By LUCAS L. JOHNSON II, Associated Press
Tennessee is now one of more than 20 states and the District of Columbia that have passed laws adding insulin to medications that school staff may volunteer to be trained to administer, according to the American Diabetes Association.
"It really just helps give an extra level of support to the children and their families by allowing trained personnel within the schools ... to help out when there's a need," said Kristie Ryan, executive director of the American Diabetes Association in Tennessee.
About 208,000 Americans under age 20 are estimated to have diagnosed diabetes, according to the association.
In Tennessee and other states, tight budgets have thinned the ranks of school nurses. Even at schools with a nurse, the legislation's proponents say, that nurse may have to travel to other schools without nurses.
Critics of the measure, such as the Tennessee Association of School Nurses, argue instead for bolstering the dwindling ranks of school nurses. They warn that something as routine as giving an insulin dose can require a medical background if the unexpected happens.
However, parent Freddie Martin of Franklin says he's comfortable with someone being trained to administer insulin to his 10-year-old daughter, who has type 1 diabetes.
"It gives another layer of protection if the nurse is not around," he said. "The more people that are trained ... the better off everyone is."
Under the law, school boards would have to approve the legislation, and parents would be able to opt in.
Another new law changes the way members of the state's textbook selection panel are selected. The panel makes recommendations to the State Board of Education, and local school systems then choose which textbooks to adopt.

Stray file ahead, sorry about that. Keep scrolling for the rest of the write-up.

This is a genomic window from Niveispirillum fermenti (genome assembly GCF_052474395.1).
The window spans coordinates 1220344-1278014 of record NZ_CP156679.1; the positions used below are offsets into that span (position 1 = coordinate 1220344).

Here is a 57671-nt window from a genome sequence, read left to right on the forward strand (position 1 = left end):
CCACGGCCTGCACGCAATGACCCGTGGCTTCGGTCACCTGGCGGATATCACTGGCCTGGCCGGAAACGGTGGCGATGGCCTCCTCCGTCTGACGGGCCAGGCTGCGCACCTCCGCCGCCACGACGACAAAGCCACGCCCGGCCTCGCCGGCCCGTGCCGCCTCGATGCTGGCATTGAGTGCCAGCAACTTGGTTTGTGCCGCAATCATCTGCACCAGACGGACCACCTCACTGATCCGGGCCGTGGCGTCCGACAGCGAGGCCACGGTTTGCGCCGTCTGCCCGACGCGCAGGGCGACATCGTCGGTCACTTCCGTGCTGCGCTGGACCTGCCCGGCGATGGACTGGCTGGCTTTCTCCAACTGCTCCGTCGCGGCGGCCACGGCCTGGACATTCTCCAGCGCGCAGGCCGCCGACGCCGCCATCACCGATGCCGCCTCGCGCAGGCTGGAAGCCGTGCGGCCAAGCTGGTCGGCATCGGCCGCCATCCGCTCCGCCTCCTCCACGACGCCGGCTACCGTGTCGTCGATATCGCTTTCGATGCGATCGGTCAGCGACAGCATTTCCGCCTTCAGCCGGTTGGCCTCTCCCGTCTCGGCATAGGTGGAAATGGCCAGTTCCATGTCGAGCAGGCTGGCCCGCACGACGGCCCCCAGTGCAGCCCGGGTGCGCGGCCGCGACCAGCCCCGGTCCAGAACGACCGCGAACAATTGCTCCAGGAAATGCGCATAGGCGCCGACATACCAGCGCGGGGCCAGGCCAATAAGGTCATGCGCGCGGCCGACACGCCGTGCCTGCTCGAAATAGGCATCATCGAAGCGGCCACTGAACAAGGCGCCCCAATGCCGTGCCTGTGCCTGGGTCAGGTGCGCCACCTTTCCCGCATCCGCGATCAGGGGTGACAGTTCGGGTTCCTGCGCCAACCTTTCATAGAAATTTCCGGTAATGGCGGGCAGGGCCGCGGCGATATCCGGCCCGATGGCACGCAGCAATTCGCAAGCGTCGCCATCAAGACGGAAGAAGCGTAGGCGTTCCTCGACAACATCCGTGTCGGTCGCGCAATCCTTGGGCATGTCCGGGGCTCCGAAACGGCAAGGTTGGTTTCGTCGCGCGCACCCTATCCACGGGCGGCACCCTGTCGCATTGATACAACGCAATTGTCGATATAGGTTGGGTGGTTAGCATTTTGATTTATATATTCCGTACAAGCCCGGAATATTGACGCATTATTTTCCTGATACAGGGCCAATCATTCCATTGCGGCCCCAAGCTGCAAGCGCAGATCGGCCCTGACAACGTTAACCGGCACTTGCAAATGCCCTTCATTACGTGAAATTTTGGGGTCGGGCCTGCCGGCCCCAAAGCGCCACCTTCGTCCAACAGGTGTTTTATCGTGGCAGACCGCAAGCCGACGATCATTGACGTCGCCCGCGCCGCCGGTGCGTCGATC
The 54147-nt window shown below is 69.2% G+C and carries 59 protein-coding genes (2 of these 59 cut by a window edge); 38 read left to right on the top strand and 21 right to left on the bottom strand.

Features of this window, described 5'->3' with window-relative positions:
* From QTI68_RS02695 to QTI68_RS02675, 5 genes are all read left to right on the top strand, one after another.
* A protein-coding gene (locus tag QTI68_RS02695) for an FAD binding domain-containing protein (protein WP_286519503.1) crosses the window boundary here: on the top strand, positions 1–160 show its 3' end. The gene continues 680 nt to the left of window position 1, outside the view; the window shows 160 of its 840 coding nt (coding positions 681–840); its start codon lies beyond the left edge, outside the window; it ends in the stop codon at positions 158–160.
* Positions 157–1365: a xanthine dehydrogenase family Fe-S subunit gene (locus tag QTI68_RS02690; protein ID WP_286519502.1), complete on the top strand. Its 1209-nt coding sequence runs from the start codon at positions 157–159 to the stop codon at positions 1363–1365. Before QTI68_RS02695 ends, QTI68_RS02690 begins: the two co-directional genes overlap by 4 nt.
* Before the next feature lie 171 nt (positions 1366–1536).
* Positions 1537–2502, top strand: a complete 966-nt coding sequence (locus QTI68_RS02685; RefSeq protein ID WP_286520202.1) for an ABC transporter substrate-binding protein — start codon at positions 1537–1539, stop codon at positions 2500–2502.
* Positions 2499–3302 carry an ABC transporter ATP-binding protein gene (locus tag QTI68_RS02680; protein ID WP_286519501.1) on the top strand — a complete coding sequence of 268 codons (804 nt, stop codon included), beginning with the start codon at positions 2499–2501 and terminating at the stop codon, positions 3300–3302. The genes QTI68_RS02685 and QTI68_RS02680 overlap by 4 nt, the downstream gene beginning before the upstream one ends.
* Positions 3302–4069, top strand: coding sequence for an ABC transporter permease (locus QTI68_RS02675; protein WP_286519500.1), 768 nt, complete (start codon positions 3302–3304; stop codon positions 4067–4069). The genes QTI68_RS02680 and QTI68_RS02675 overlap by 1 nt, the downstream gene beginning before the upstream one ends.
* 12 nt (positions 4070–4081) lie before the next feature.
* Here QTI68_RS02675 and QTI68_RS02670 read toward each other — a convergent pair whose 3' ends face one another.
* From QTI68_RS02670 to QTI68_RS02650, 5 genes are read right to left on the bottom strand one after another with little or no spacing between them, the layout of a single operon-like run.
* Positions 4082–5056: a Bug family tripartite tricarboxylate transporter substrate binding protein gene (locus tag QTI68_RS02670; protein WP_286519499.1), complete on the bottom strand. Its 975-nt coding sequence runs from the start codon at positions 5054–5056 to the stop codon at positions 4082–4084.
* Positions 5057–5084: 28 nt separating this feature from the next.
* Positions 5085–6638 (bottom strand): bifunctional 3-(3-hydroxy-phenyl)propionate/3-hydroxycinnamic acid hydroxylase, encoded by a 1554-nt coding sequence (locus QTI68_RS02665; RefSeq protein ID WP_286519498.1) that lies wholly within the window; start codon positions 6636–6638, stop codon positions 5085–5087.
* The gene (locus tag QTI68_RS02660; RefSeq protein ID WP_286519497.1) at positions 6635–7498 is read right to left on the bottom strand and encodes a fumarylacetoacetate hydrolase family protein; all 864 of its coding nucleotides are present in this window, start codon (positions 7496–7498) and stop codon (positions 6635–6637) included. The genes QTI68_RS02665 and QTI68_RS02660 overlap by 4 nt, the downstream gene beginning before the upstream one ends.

Criticism of the content of some books led to calls for a stronger public review process.
Under the new law, the House and Senate speakers and the governor would each make three appointments to the panel after Jan. 1. Currently, all but one of the 10 panelists is appointed by the governor. The legislation also requires that history and fundamental documents be taught.
Some said they don't think the change is necessary.
"So far as I can tell, the textbook folks have always done a fine job and I really didn't understand the need for the Legislature to get involved," said House Democratic Leader Craig Fitzhugh of Ripley. "If politicians should be worried about anything in this arena, it should be making sure every child actually has a textbook."
Other new laws will:
- Require marinas to install ground fault protection on electric lines, post notices about the danger of electrical leakage into waters surrounding a marina and require annual inspections by the Tennessee Fire Marshal's office to ensure ground fault safety.
- As part of welfare eligibility, a parent or guardian with a child struggling in a school must attend two or more conferences with the teacher within a year to review the child's status.
- Allow an ex-felon who has turned his or her life around to receive a certificate of employability, which gives businesses who hire the person protection from negligent hiring lawsuits.
James Settles founded a Nashville transitional housing program called Aphesis House, which helps former prisoners reintegrate into society. He said he supports the new law because it's tough for them to get jobs when they're released.
"They've paid their debt to society," Settles said. "This gives them an opportunity to be taxpaying citizens."